This year my high school junior’s schedule includes a course titled College and Career Planning. Initially it was supposed to be a one-semester course, but based on the amount of time and effort required, it appears that it will take a full year.
To begin the year, the college-bound student should spend a significant amount of time studying for the Pre-SAT/NMSQT. After taking this test in mid-October, the student should switch to studying for the SAT/ACT. Ideally, the student already knows that colleges require test scores as part of the application process.
In addition to studying for college entrance exams, students also work on developing goals for their life after high school. This involves reading about learning styles, aptitudes, and career interests. The goal is for the student to discover/reinforce a direction for future studies (or, I suppose, some students might reinforce not wanting to attend college), and know what will be needed to attain their goal.
Resources we are using include:
- The Way They Learn, by Cynthia Ulrich Tobias. After reading this book, use a search engine to locate a free learning-styles self-test (take more than one to confirm consistent results). Knowing how they learn best can help students devise good study strategies, and is well worth the time to think about before heading to college.
- StrengthsQuest, from Gallup. If you purchase this book used, be aware that you will need to spend an extra $10 to buy a new access code for the online portion of the program. It’s probably best to just buy the text new for $20. One of my daughters was introduced to this program in first-year seminar (a required course for freshmen) at her college. Another option is to skip the book and go straight to the Clifton StrengthsFinder, which was required in my other daughter’s first-year seminar (different college), and is the exact same thing online without a book. It’s a great idea to tell kids that they’re good at things, since so often it can be easy for them to dwell on their weaknesses.
- What Color is Your Parachute? for Teens, by Carol Christen & Richard N. Bolles
- Do What You Are: Discover the Perfect Career for You Through the Secrets of Personality Type, by Paul Tieger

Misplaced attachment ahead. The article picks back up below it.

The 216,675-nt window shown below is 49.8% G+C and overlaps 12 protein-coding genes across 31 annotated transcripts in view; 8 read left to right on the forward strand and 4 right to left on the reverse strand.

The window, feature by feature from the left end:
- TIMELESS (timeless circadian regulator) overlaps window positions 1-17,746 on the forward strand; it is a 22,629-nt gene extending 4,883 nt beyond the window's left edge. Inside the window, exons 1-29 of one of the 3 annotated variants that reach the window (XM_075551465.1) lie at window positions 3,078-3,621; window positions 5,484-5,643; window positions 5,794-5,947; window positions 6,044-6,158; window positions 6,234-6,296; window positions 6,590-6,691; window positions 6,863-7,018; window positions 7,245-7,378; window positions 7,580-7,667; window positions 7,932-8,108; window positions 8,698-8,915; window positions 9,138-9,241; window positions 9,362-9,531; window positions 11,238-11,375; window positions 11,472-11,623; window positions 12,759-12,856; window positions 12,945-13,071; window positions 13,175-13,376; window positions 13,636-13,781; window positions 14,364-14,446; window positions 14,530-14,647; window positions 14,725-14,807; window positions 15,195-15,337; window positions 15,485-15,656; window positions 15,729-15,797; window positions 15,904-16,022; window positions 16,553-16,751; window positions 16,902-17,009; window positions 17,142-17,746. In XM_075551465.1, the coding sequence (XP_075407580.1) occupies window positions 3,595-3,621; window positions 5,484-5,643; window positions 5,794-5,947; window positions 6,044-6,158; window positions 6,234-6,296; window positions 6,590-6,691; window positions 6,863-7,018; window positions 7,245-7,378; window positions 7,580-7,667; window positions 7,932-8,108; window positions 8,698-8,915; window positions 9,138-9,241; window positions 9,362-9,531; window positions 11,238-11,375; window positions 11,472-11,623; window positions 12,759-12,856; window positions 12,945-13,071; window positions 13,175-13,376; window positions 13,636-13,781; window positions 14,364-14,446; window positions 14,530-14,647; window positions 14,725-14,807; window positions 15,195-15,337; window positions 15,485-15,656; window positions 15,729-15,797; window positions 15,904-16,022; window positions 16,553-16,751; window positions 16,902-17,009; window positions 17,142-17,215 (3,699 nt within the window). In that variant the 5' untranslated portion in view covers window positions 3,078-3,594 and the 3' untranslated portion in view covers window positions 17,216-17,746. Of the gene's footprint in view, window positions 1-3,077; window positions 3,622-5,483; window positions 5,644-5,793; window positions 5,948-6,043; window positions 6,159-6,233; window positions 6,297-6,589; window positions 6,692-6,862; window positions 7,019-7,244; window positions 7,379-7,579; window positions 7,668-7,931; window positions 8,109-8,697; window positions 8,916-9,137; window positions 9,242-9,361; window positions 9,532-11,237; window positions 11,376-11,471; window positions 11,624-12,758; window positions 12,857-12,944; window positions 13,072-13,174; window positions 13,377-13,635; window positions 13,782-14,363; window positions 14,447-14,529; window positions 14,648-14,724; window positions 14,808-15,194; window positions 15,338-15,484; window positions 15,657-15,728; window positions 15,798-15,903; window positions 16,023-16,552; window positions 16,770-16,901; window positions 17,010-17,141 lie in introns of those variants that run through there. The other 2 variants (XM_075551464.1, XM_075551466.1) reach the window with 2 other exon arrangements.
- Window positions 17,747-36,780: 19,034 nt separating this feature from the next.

- Confirm personality type identified in Do What You Are with the free online 16-Type Jungian Personality Test
- Holland Code (RIASEC) Test – this free test includes a link at the end that suggests careers to match the personality type
- Finding a Career That Fits You, by Larry Burkett & Lee F. Ellis (for high schoolers, we’re only using the first two chapters)
- Why College Matters to God, by Rick Ostrander
- Homeschoolers College Admissions Handbook, by Cafi Cohen
- Homeschooling for College Credit, by Jennifer Cook-DeRosa
- Accelerated Distance Learning, by Brad Voeller (depending on the child – this is more applicable to some majors than others – this might not be realistic for a child whose goal includes playing college sports)
- Already Compromised, by Ken Ham & Greg Hall
- Handbook Guide: Career Guidance WA
- GOE Interest Inventory or Career Exploration Inventory
- College evaluation worksheet
My high school junior is creating a notebook documenting his work. We are beginning the process earlier with my younger son. He will begin his notebook this year (8th grade) and create a High School and Beyond Plan similar to what his friends in public school are making (ours is better, and geared to our family rather than the generic average student).
These pages get inserted into a 3-ring binder. At the back of the binder, I am inserting one binder pocket (with the interest inventory), and two poly-envelopes (one for filing test scores, and one for letters from colleges).
Good luck with your planning!